Annual GEMS Recital Approaching
Oct. 27 recital showcases students’ talent
October 19, 2017
The annual recital known as “GEMS of Vocal Literature” will be held at Central Methodist
University on Friday, Oct. 27, at 7:30 p.m. in the Willie Mae Kountz Recital Hall
in the Swinney Conservatory on the Fayette campus.
The recital is free and open to the public.
The recital is unusual in that it comprises a variety of students profiling myriad styles of vocal music. This year will include a dozen students in solos and duets as well as an ensemble finale. The performers are all vocal students of Dr. Susan Quigley-Duggan, professor of voice and opera, and Dr. Laura Wiebe, assistant professor of music.
The repertoire of the program includes “Le Violette” by Scarlatti, sung by soprano Cori Bryan, a sophomore music education major from Springfield; “Come again sweet love” by Dowland and “Frühlingsglaube” by Schubert, sung by tenor Keaton Denney, a sophomore music education major from Cole Camp;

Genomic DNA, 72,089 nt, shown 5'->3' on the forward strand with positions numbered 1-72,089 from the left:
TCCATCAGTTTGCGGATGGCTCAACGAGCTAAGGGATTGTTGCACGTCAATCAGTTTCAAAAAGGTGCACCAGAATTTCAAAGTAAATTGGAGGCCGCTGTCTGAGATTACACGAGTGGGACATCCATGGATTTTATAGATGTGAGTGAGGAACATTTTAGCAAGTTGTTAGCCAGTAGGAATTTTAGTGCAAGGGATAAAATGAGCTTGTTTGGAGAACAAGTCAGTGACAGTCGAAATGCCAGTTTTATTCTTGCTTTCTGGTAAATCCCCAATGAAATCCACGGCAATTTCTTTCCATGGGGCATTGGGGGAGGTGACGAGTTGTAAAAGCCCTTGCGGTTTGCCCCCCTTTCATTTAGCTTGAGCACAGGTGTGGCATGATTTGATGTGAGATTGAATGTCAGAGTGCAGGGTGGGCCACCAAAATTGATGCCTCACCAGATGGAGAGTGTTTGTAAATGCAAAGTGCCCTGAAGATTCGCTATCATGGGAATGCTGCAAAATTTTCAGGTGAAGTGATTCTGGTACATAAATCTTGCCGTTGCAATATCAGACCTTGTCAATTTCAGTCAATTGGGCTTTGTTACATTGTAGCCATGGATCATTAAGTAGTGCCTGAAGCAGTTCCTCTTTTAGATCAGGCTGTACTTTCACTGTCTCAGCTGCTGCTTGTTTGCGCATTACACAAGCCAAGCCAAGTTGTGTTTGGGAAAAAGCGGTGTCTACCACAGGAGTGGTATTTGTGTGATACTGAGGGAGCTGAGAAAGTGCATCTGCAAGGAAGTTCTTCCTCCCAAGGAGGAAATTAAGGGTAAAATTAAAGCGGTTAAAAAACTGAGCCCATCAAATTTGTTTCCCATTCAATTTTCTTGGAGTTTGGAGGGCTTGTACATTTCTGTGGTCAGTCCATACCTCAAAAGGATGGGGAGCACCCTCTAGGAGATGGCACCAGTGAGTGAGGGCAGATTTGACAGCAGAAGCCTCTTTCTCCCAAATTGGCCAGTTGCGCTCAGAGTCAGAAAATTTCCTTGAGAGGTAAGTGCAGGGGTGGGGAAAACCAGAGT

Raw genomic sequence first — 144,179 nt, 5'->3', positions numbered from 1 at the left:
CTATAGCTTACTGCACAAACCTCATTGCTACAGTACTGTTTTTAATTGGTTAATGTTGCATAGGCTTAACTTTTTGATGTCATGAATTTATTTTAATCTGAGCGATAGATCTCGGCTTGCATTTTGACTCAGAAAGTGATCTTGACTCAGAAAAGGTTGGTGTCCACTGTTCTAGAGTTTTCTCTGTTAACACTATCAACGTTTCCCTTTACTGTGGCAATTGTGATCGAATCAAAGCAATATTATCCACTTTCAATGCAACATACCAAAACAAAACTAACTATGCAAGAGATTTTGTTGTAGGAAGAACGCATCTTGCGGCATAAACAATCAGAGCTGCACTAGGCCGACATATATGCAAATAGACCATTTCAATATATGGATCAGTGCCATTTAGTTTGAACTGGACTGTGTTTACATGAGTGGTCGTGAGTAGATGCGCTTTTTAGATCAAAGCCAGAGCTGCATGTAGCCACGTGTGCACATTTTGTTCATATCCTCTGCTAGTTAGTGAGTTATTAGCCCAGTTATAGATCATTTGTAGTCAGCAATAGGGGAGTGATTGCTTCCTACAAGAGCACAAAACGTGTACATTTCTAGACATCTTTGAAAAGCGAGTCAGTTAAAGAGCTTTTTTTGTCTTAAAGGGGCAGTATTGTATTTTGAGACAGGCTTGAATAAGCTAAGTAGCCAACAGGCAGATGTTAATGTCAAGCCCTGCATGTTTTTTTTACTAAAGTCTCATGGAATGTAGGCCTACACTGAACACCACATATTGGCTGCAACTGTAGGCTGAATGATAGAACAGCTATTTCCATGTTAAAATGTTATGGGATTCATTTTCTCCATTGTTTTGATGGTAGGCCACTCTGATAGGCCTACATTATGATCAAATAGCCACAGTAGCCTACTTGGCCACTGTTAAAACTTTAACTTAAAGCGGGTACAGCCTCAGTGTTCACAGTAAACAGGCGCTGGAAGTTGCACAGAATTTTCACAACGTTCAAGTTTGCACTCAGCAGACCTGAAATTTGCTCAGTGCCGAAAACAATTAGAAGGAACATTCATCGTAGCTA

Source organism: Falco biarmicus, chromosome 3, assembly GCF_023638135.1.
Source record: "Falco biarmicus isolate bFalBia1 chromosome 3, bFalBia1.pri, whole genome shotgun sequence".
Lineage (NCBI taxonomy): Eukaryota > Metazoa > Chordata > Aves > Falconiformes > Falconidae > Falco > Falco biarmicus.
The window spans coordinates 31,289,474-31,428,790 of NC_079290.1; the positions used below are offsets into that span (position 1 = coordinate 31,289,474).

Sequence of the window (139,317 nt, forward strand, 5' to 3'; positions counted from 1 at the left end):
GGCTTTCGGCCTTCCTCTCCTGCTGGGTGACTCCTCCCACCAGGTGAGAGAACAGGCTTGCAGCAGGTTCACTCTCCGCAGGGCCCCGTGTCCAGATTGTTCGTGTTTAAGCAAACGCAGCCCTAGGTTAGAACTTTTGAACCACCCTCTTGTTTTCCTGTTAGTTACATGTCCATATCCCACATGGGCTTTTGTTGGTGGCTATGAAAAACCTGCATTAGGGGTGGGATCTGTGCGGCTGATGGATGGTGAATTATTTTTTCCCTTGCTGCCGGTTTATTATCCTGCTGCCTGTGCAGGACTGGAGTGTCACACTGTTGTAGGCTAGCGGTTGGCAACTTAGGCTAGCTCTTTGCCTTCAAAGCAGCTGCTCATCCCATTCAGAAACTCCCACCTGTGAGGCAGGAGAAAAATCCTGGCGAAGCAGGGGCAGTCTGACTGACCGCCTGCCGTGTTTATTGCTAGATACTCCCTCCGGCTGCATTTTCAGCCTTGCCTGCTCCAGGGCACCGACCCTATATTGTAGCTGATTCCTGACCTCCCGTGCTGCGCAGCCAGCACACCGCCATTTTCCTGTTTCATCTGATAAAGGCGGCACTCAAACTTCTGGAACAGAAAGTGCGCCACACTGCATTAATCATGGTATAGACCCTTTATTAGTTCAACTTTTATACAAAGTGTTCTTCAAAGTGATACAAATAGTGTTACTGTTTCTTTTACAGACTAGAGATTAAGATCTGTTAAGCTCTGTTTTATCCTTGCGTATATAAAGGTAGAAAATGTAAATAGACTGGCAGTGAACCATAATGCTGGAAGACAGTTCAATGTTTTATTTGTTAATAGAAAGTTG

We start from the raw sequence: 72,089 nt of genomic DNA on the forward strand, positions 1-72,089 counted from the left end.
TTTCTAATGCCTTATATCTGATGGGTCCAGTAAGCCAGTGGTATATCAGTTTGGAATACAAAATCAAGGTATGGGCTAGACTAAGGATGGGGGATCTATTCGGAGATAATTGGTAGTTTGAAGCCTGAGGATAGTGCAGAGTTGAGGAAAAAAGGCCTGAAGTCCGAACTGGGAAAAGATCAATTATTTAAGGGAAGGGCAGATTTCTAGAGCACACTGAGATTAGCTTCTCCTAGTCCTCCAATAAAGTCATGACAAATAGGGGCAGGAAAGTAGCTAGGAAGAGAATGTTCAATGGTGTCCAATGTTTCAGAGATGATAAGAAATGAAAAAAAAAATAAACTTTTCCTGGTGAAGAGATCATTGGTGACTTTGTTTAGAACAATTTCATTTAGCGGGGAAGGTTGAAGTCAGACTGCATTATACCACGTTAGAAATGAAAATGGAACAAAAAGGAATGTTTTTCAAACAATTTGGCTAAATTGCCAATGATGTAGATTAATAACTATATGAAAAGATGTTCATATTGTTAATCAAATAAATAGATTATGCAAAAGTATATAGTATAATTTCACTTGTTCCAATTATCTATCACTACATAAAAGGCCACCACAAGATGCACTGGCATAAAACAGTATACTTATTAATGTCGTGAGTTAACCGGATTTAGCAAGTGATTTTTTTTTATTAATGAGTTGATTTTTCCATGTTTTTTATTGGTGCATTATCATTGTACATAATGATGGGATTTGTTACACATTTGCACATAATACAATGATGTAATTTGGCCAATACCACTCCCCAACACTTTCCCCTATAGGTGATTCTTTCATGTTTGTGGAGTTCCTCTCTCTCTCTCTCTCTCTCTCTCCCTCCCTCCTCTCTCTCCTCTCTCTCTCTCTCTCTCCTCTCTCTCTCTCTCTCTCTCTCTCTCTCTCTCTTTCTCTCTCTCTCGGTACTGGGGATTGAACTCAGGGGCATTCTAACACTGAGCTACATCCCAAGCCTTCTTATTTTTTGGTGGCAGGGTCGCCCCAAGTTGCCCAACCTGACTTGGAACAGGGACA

“Sento nel core” by Donaudy and “There’s a Balm in Gilead,” a traditional spiritual, performed by soprano Abby Ruggles, a sophomore music education major from Fayette; “Psysché” by Paladilhe, sung by soprano McKenna Nelson, a senior music major from Macon;
“Sonntagsmorgen” by Mendelssohn, sung by Nelson and mezzo-soprano Emily Day, a senior music major from Wellsville; “Der Musikant” by Wolf and “Now sleeps the crimson pet” by Quilter, sung by baritone Malik Hughes, a junior music major from St. Joseph; “Mai” by Fauré and “Dream Valley” by Quilter, sung by mezzo-soprano Kay Wilken Naes, a senior music education major from Cole Camp;
“Il pleure dans mon Couer” by Debussy, sung by soprano Susan Bishop, a senior music education major from Fayette; “Black is the color of my true love’s hair” by Niles and sung by tenor Josh Stettes, a sophomore music education major from Pacific;
“I love all graceful things” by Thiman, sung by soprano Rachel Martin, a sophomore music education major from Richland; and an ensemble performance of “Bright is the Ring of Words” by Williams, “Arm ye brave” by Handel, and “At the River” by Copland.